Modal Verb: “Must”

“Must” is another modal verb used to express strong obligation or necessity. Must is the strongest and most serious modal verb. Here’s how you can use it:

  1. Affirmative Sentences:
  • I must finish this project by tomorrow.
  • She must attend the meeting at 9 AM.
  • They must submit their application forms before the deadline.
  1. Negative Sentences:
  • I mustn’t forget to call my parents.
  • She mustn’t arrive late for the interview.
  • They mustn’t ignore the warning signs.
  1. Questions:
  • Must I complete this form today?
  • Must she bring anything to the party?
  • Must they follow this procedure exactly?

“Must” is used to convey strong necessity or obligation, often based on rules, regulations, or personal convictions. It’s more authoritative than “have to” and is often used in formal contexts. It is unusual to use “must” in questions. 

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You can use “must” in English in a few different ways to express obligation, strong possibility, or even advice:

  • Obligation: This is the most common way to use “must.” It indicates something that is necessary or essential. Here are some examples:
    • “I must finish this report before the meeting.”
    • “The windows must be closed before it starts raining.”
    • “You must be at least 18 years old to vote.”
  • Strong Possibility: “Must” can also be used to show that you are very sure about something, even though it can’t be proven for certain.
    • “He must be angry because he didn’t say goodbye.”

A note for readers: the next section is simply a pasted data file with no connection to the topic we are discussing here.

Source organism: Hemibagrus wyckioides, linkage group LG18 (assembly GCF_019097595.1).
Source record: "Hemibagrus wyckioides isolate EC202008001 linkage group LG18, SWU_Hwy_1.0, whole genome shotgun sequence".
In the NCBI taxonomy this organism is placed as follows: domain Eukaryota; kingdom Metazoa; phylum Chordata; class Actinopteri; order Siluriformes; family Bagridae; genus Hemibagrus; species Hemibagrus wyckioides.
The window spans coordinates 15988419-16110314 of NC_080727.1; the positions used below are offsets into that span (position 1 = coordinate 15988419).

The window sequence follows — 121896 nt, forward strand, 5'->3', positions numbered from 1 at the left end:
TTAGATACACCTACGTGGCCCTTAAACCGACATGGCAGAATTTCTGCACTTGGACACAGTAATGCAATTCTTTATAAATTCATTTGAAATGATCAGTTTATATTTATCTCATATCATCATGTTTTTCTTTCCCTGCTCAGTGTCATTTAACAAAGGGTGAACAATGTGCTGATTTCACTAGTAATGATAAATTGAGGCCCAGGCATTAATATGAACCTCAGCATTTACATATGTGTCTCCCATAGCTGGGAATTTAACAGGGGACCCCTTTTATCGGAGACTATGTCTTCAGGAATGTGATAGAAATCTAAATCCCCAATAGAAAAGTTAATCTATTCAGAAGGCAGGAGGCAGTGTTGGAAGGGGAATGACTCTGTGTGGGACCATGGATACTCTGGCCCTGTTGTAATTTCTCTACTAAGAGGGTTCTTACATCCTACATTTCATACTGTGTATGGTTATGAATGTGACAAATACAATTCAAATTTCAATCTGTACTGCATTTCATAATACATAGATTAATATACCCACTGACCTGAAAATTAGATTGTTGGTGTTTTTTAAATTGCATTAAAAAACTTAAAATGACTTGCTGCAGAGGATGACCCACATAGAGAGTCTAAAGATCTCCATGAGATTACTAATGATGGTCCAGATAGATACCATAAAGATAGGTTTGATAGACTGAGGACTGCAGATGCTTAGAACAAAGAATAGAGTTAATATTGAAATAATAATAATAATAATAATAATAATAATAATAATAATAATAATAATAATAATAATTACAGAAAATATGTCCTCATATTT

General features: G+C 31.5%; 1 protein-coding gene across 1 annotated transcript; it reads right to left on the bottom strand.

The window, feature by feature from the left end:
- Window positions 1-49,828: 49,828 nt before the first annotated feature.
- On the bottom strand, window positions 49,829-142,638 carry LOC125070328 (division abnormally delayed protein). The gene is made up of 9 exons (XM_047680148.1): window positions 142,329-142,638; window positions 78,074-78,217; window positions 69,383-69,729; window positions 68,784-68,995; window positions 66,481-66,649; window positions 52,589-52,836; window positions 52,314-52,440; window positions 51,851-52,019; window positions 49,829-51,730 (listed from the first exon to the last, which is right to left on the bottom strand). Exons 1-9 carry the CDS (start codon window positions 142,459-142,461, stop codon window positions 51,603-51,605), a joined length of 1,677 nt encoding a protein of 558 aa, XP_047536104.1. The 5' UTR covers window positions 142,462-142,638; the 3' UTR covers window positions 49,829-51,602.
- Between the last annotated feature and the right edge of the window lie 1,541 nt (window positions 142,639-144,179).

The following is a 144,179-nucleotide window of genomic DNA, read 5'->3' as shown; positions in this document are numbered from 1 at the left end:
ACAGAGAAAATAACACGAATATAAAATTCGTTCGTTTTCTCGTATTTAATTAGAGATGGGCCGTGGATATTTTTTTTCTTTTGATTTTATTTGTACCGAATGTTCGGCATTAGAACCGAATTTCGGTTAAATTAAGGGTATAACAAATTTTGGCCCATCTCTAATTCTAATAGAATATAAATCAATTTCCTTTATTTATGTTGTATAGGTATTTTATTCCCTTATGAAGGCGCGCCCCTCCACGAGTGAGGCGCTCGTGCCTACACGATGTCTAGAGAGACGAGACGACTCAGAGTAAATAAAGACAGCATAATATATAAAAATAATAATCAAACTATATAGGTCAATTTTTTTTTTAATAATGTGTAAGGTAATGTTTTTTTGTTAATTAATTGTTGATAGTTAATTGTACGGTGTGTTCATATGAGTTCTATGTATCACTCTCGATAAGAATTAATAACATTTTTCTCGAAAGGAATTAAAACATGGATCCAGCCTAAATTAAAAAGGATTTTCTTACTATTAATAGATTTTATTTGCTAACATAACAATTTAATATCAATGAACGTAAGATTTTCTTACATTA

• “She must have gotten lost; she’s been gone for hours.”
    • “There must be another explanation for what happened.”
  • Giving Advice (Strong): While “should” is more common for advice, “must” can be used for emphatic recommendations.
    • “You must try this new restaurant; the food is amazing!”
    • “You must practice your presentation if you want to do well.

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English speakers prefer to use softer modal verbs such as “should not” or “ought not” to dissuade rather than prohibit.
Here are some things to keep in mind when using “must”:

  • It can sound demanding: Because “must” expresses strong obligation, it can sometimes sound bossy or demanding. If you’re giving someone a suggestion, “should” might be a better choice.
  • Usually present or future: “Must” is mainly used to talk about things that are happening now or in the future. For obligations in the past, we often use “had to” instead.
  • Questions: You can use “must” in questions, but “have to” is also common and can sound less forceful.

I hope this helps!

Check out. Modal verb: Have to.

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